They need to have access to psychosocial support and substance abuse rehabilitation, as necessary. They need to have access to medical services. They need to be confident in reporting abuse, and we need to support them in preventing and addressing abuse. They need to have safe and decent working conditions.

Alternative income generation is a strategy that can empower sex workers and make them less dependent on sex work. It may even allow them to leave sex work. We need to give them access to skills training and alternative employment. The legal environment must facilitate the above, and the existing criminalizing legal environment is a barrier.

The general public should be protected from unregulated sex work occurring in residential areas. This undermines public decency and exposes persons, such as children, to these activities. A different legal environment can regulate where and in what manner sex work can be done.

The present underground or clandestine nature of sex work also allows for the coercion or recruitment of children and adolescents into the business. It is possible that, with a more educated and united body of sex workers, we can introduce the concept of policing of the industry by the sex workers themselves. The workers can report violations, such as child prostitution, and these offences should be prosecuted. In order to allow the full criminal penalties to be brought to bear, the statements of sex workers who report crime would be critical. Further, publicly regulated sex work would facilitate inspections and investigations that could help reduce such violations. The existing legal environment does not facilitate this.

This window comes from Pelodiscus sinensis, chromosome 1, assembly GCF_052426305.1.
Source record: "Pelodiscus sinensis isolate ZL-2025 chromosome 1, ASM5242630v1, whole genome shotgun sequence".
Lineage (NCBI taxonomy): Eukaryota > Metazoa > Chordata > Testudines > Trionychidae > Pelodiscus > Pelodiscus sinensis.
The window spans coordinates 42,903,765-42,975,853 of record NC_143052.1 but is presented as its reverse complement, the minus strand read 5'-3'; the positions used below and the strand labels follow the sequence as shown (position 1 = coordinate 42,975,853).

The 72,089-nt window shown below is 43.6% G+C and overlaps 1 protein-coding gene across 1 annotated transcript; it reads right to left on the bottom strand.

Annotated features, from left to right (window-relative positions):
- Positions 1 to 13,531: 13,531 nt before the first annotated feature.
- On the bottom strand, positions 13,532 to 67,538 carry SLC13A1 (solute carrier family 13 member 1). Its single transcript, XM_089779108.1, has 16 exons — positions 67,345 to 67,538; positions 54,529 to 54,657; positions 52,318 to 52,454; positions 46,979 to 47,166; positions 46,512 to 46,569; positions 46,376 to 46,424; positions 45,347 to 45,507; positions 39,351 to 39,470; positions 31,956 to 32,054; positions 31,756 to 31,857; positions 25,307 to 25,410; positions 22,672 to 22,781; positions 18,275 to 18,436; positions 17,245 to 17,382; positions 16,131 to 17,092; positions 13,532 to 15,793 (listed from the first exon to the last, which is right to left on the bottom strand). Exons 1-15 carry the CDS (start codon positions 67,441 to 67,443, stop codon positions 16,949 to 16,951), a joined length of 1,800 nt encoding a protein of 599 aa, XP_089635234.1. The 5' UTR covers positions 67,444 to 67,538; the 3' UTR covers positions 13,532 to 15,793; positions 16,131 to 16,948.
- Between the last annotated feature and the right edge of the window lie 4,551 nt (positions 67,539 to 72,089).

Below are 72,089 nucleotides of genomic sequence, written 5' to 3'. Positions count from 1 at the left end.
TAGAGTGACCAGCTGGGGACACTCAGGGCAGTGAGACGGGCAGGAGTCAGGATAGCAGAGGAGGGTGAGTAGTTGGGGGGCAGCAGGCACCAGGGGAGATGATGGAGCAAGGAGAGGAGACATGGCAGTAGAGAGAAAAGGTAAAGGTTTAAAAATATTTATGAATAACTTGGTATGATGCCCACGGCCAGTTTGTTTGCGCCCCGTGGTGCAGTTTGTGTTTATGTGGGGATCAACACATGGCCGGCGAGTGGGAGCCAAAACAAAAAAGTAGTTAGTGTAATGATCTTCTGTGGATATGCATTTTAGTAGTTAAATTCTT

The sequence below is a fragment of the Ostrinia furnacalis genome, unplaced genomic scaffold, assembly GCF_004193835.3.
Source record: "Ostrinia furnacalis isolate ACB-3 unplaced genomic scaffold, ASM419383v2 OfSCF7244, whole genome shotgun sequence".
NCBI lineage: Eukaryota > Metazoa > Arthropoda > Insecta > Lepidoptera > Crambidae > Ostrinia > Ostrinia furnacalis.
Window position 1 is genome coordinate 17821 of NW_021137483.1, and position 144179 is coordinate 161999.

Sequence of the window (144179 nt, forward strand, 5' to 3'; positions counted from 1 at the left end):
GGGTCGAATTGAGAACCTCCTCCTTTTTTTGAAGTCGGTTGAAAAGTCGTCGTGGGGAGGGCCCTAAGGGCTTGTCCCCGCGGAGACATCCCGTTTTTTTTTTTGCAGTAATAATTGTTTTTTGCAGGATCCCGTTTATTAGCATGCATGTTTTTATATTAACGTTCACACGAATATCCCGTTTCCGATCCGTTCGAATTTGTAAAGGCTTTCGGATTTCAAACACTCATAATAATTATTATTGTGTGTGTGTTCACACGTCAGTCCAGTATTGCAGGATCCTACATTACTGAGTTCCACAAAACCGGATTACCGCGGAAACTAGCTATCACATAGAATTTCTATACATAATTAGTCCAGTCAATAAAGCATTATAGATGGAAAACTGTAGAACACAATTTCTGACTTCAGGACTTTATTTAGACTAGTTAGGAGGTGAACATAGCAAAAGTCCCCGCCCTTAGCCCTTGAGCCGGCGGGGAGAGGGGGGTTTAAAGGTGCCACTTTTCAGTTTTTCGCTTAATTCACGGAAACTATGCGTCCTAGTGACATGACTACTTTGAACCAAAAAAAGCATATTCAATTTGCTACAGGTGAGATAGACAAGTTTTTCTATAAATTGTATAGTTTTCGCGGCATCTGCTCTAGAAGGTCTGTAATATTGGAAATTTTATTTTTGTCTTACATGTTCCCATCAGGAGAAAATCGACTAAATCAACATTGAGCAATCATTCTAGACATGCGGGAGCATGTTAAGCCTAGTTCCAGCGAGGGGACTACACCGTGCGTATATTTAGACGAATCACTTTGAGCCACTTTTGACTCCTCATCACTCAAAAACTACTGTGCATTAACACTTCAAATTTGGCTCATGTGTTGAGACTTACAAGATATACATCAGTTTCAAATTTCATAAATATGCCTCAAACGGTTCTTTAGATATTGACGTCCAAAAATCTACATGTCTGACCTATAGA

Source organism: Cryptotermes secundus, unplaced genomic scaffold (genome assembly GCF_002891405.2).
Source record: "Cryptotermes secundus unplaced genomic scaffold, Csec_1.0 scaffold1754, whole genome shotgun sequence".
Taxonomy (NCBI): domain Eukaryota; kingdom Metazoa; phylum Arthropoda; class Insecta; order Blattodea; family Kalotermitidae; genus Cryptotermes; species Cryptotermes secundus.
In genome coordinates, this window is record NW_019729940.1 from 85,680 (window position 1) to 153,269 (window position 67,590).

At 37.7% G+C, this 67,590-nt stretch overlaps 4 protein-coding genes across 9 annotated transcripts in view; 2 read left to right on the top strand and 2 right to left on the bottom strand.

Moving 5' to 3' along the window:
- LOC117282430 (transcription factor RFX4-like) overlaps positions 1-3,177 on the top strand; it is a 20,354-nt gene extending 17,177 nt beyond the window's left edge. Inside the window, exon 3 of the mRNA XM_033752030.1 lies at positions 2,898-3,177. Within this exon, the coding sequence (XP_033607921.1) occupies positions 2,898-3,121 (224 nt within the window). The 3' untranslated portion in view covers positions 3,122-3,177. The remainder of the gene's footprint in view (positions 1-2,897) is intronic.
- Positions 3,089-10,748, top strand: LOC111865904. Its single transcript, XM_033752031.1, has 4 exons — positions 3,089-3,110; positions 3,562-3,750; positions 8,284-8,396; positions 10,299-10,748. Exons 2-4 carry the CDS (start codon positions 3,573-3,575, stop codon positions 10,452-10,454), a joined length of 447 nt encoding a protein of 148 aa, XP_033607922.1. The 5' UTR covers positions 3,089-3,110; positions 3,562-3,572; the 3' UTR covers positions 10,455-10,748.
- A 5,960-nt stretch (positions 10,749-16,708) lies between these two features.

The sex industry is presently criminally illegal. Yet, it is thriving because of corruption and silence. Laws should be enforced, but the enforcement of the existing law is not done. In fact, if it were applied as written, it would create major problems for law enforcement, the judiciary, and the penal system. The current law makes the sex worker very vulnerable to abuse by clients and employers.

There are best practices all over the world that show how to implement a policy that creates a much better environment, a policy that allows us to love, respect, and protect. Our existing legal environment is a barrier, so my opinion is that we should decriminalise prostitution.

This video clip below features Dr. King speaking to a local news reporter on HTS St. Lucia:

Dr. Stephen King is the President of St. Lucia Planned Parenthood Association. He is also an Independent Senator and the former Chief Medical Officer in St. Lucia.

Photo credit: NSDC

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I understand the point he makes, however, St Lucia FIRST needs to eradicate human trafficking, child prostitution and child abuse.